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Is a ttest used in nonnormal data analysis?
As Homogeneity of Varirance( Mintab) can test normal and nonnormal data for variance.
My question is does t test can do it? if not, how we can compare two nonnormal data mean value? thanks

5th February 2006, 11:42 AM


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Quote:
In Reply to Parent Post by jackylpt
As Homogeneity of Varirance( Mintab) can test normal and nonnormal data for variance.
My question is does t test can do it? if not, how we can compare two nonnormal data mean value? thanks

Yes, the ttest is based upon an assumption of normality. If you are concerned about the normality of your data, here are some options:
1. Assume the Central Limit Theorm will get you to "good enough". Generally if you have more than 10 samples you probably are getting close.
2. Ignore the issue. With only 5 samples (for example) it is pretty hard to prove your data are not normal anyway.
3. If you know what distribtution the data are, or theoretically "ought to be", run a mathematical transform to shift them to normality. An example is time to failure data can tend to be exponential.
4. Run your own tests using random numbers and check distributions like what you have been seeing to see how good the ttest is at avoiding false alarms and avoiding failure to detects.
5. Shift to nonParametric tests.
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5th February 2006, 02:11 PM


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Homogenity of variance tests like the ttest assume normality. If your homogenity test shows no statistical difference between the two variances, the using a ttest to compare means is conservative. If the variances are not equal, using the Sattherwaite's approximation might help.
Again, you should first test the data for normality using WilksShapiro or KolmogorovSmirnov.
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10th March 2011, 01:21 PM


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Re: Is a ttest used in nonnormal data analysis?
Statistica steven:
Why not to use Anderson test instead of Kolmogorov?
thanks

10th March 2011, 07:14 PM


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Re: Is a ttest used in nonnormal data analysis?
These tests are sensitive to departures from normality in different areas.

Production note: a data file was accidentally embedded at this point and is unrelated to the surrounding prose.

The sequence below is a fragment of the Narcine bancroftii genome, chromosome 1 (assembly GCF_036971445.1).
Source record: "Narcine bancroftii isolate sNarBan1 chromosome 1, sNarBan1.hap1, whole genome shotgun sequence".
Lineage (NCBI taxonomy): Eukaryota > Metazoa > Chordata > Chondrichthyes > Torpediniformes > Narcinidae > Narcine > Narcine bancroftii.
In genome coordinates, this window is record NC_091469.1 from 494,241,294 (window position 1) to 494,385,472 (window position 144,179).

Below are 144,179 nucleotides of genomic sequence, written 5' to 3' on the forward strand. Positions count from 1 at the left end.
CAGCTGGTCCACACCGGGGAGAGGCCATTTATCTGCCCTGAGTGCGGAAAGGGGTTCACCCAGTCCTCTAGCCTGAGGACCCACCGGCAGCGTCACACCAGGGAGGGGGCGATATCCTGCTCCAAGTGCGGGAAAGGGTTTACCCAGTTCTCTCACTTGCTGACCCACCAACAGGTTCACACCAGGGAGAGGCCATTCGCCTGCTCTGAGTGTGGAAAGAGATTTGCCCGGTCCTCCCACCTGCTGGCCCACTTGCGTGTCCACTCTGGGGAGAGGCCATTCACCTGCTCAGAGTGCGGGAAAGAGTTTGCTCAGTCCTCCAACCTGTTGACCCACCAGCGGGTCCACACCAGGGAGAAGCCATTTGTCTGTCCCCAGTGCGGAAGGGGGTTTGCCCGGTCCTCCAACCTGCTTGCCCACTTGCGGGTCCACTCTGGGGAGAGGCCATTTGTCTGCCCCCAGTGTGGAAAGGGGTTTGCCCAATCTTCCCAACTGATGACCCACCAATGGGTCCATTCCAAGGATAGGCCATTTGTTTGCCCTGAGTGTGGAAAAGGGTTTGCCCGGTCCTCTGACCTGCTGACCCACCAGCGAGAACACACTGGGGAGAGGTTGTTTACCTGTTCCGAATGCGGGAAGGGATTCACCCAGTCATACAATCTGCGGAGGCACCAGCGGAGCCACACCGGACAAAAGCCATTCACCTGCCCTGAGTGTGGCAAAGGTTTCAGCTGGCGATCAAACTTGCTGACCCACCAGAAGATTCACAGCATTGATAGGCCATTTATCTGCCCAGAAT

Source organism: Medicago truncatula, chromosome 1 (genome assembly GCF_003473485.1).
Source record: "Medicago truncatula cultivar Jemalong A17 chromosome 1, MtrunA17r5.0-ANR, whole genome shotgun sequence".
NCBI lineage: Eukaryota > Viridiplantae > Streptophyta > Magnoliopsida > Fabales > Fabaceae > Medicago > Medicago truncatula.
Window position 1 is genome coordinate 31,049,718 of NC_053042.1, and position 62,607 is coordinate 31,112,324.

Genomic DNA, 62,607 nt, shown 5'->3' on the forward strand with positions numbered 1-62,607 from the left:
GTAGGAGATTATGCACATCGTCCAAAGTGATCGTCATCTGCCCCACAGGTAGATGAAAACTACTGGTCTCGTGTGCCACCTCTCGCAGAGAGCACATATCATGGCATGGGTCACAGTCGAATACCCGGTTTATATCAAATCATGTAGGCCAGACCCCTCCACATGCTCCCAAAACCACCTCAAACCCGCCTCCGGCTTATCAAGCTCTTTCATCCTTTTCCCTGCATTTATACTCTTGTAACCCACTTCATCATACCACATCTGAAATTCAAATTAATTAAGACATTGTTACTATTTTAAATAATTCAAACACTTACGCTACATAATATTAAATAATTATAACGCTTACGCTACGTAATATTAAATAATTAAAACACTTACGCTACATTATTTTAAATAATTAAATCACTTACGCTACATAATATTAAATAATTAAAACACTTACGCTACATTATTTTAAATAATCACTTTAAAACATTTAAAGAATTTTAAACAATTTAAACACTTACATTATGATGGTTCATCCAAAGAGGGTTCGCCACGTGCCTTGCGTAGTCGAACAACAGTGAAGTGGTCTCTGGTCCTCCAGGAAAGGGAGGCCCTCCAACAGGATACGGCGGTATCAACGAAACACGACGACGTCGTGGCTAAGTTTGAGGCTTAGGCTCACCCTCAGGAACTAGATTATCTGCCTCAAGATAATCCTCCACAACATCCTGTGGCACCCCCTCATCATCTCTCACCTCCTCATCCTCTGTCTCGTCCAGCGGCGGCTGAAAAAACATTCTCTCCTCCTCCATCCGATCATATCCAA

The AndersonDarling is sensitive to departures from normality in the tail areas.
WilksShapiro and KolmogorovSmirnov are sensitive to departures from normality in the center.
You should select the test that is most appropriate for your specific situation.
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11th March 2011, 10:23 AM


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Re: Is a ttest used in nonnormal data analysis?
Quote:
In Reply to Parent Post by Miner
These tests are sensitive to departures from normality in different areas.
The AndersonDarling is sensitive to departures from normality in the tail areas.
WilksShapiro and KolmogorovSmirnov are sensitive to departures from normality in the center.
You should select the test that is most appropriate for your specific situation.

Miner, excellent point!
My general rule of thumb is to stick with a single test (I tend to use WS) to avoid the "shopping" for a good pvalue. Having said that, if you know that you might have a long tail, AndersonDarling is perferred.
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11th March 2011, 10:51 AM


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Re: Is a ttest used in nonnormal data analysis?
One thing to keep in mind if you're using a software package such as Minitab, is what normality test they use by default. You can use several specific normality tests within Minnie, but it defaults to the AD test for the basic reports. Just FYI. Also  I believe some of the tests are sample size sensitive, so you might take a look at how much data you have as an input to which test you select.
You can use a nonparametric test like Mood's median to see if any differences exist without worrying about distribution though, but take a look at what the data is. If it's something like a hole diameter then you might expect that to be normally distributed. However, if you're evaluation cycle times or arrival times, you would look more toward a lognormal, so a ttest might not be what you choose. Make sure you have continuous or interval data, not just numbers.
Cheers,
Adam

11th March 2011, 12:55 PM


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Re: Is a ttest used in nonnormal data analysis?
all of the above complications and caveats are true for statistical tests that are based on the assumption of Normality.
on the other hand in the real world most processes, experiments and data are relatively straighforward. As long as the experimental structure is correct* the only necessarry analysis is to plot the raw data and look for the differences. The TukeyDuckworth approach is typically sufficient for a statistical sanity check.
I've solved hundreds of problems and performed thousands of analyses of various types and with the exception of screenign experiments and thsoe that were looking for really small differences  I've never used  or needed a ttest or ANOV. (although I do admit that at times I will run the test after I've completed the analysis just for those individuals who 'have to see the p value' because graphs elude them) I have used ANOM on occassion but not lately. Why get all fancy when you don't have to?
*the biggest error I've seen in experimental analyses is not an incorrect statistical test, but a poorly designed experimental structure.
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